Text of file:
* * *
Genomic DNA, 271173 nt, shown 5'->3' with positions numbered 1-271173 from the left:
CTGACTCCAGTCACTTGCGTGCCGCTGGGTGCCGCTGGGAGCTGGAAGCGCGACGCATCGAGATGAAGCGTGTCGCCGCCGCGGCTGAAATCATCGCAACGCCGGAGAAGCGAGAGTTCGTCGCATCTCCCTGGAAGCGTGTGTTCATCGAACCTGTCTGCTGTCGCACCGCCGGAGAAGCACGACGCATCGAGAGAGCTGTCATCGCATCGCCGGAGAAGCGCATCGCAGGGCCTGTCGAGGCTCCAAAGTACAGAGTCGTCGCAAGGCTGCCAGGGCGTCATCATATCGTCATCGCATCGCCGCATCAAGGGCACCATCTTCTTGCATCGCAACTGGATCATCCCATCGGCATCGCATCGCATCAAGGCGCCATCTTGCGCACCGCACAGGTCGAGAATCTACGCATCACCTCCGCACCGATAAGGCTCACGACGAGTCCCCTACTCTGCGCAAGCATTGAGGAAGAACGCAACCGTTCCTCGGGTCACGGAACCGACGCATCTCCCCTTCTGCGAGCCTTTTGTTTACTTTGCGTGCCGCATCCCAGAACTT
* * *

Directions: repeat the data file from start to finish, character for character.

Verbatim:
Genomic DNA, 271173 nt, shown 5'->3' with positions numbered 1-271173 from the left:
CTGACTCCAGTCACTTGCGTGCCGCTGGGTGCCGCTGGGAGCTGGAAGCGCGACGCATCGAGATGAAGCGTGTCGCCGCCGCGGCTGAAATCATCGCAACGCCGGAGAAGCGAGAGTTCGTCGCATCTCCCTGGAAGCGTGTGTTCATCGAACCTGTCTGCTGTCGCACCGCCGGAGAAGCACGACGCATCGAGAGAGCTGTCATCGCATCGCCGGAGAAGCGCATCGCAGGGCCTGTCGAGGCTCCAAAGTACAGAGTCGTCGCAAGGCTGCCAGGGCGTCATCATATCGTCATCGCATCGCCGCATCAAGGGCACCATCTTCTTGCATCGCAACTGGATCATCCCATCGGCATCGCATCGCATCAAGGCGCCATCTTGCGCACCGCACAGGTCGAGAATCTACGCATCACCTCCGCACCGATAAGGCTCACGACGAGTCCCCTACTCTGCGCAAGCATTGAGGAAGAACGCAACCGTTCCTCGGGTCACGGAACCGACGCATCTCCCCTTCTGCGAGCCTTTTGTTTACTTTGCGTGCCGCATCCCAGAACTT